If God was writing this post, he’d give you tips for getting the most out of life. I’m pretty sure about this because I’ve read Dr. Eben Alexander’s book, “Proof of Heaven.”
In that book, God shows us what a sublime adventure we’re going to have after we die.
God would say, “Look, I’ve given you a beautiful earth on which to live if you’re not be too busy to see it, the challenges which put you into situations so you’ll learn and grow, and, people who will help you along the way.”
People who seem to have extra-ordinary success know the law of attraction and know that their thoughts do create the reality of their life.
The highest and best way to live is to take each moment in your life and to life it fully. If you do this, you won’t miss the small and wonderful things that come your way.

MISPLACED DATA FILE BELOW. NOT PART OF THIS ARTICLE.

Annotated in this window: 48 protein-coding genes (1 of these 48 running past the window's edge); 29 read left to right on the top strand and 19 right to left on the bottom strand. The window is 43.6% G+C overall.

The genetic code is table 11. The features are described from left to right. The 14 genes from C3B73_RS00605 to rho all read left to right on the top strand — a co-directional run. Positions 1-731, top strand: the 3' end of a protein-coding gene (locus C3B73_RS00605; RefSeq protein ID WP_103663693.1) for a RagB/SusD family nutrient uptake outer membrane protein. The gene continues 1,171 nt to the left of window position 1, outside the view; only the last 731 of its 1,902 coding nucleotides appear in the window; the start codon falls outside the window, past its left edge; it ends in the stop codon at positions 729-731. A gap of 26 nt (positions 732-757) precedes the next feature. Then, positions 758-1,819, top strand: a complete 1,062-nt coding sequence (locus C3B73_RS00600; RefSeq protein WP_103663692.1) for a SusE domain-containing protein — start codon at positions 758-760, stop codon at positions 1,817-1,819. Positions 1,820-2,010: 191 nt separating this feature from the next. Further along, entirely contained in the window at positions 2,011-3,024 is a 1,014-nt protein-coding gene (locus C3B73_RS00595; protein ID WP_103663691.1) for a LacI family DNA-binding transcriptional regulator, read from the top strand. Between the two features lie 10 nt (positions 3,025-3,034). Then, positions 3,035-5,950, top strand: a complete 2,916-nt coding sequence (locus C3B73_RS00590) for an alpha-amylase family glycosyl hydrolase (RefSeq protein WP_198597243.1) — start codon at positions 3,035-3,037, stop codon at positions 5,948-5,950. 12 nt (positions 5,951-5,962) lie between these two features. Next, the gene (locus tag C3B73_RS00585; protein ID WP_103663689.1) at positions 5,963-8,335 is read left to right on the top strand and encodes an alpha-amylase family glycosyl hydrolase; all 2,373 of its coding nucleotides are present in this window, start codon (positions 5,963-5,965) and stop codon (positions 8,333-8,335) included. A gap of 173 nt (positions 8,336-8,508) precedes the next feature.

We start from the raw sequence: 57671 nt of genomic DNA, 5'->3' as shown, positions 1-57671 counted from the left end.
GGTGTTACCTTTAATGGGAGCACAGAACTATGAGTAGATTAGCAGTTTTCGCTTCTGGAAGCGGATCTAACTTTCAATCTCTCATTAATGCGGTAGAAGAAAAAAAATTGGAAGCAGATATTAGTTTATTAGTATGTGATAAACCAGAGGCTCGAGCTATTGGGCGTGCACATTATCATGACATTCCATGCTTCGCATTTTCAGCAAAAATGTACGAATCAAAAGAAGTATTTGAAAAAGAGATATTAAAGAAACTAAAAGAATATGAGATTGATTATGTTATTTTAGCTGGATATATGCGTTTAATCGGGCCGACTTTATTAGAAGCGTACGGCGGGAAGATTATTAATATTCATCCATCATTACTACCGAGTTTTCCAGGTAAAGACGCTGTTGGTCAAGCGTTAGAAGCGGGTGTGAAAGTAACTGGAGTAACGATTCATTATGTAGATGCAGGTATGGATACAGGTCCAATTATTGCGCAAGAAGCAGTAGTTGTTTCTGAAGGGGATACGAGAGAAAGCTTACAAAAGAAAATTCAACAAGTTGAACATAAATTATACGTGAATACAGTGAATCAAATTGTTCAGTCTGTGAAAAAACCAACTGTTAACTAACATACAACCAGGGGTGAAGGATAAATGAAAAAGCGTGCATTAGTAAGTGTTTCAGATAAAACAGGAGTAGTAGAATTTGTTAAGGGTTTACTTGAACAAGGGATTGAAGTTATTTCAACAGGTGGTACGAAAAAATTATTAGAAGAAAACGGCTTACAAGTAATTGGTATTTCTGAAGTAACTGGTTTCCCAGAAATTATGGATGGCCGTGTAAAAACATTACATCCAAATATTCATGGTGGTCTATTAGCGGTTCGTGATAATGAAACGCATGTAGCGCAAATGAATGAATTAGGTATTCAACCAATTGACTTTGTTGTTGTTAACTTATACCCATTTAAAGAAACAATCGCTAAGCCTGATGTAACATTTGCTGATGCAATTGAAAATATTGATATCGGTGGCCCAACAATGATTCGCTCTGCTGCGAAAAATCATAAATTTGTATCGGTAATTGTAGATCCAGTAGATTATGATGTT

Choose to be happy. All the while, death is waiting. Dr. Alexander shows us that if we live every experience fully, then death takes nothing from us, although it does change everything.
Dr. Alexander, a brain surgeon, unexpectedly lay in a coma, not expected to live. His family gathered around his bedside, prayed, sang and talked to him. During his visit to the exquisite time beyond, as a professional physician he tried hard to remember his experiences in heaven.
(Fran, a lovely doctor who I met recently at Washington University, wrote her thesis on the importance and significance of family being with you during at such a time as Dr. Alexander’s. She actually has met the doctor/writer.)
When he slowly returned from the coma, his son gave him the best advice anyone can give a writer. “Dad,” he said, “Don’t tell me. Write it down.”
Enjoying life’s experiences, however good or bad, is the rational thing to do. You’re here. Be filled with joy and let things you dream come true. Victor Frankl was even able to do so in a Nazi death camp and lived to write about it in “Man’s Search for Meaning.”
If God were speaking, he’d say, “The greatest gift anyone can give me is to be pleased with my creation.”
I believe he likes to hang out with a person who does.